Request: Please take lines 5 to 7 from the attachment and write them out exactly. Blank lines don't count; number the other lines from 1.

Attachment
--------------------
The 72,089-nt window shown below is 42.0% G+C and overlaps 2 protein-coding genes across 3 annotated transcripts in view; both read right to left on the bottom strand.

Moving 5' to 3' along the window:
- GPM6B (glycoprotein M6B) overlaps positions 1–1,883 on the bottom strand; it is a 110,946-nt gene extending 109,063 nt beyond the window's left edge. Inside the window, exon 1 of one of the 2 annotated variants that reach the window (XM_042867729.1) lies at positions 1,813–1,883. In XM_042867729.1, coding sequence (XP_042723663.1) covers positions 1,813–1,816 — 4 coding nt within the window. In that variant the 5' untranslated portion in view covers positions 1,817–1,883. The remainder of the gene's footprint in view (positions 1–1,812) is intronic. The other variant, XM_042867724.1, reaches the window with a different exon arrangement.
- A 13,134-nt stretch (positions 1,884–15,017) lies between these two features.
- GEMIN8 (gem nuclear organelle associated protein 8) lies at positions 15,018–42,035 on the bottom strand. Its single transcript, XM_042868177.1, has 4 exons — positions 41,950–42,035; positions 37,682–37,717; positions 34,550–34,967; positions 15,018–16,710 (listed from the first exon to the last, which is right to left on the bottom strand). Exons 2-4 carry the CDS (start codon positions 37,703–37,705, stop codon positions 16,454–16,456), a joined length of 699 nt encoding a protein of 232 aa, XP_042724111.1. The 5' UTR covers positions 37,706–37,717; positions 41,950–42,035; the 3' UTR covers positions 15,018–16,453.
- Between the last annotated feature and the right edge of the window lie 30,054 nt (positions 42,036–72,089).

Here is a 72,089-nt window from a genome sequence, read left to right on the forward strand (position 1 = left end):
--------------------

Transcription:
- GEMIN8 (gem nuclear organelle associated protein 8) lies at positions 15,018–42,035 on the bottom strand. Its single transcript, XM_042868177.1, has 4 exons — positions 41,950–42,035; positions 37,682–37,717; positions 34,550–34,967; positions 15,018–16,710 (listed from the first exon to the last, which is right to left on the bottom strand). Exons 2-4 carry the CDS (start codon positions 37,703–37,705, stop codon positions 16,454–16,456), a joined length of 699 nt encoding a protein of 232 aa, XP_042724111.1. The 5' UTR covers positions 37,706–37,717; positions 41,950–42,035; the 3' UTR covers positions 15,018–16,453.
- Between the last annotated feature and the right edge of the window lie 30,054 nt (positions 42,036–72,089).

Here is a 72,089-nt window from a genome sequence, read left to right on the forward strand (position 1 = left end):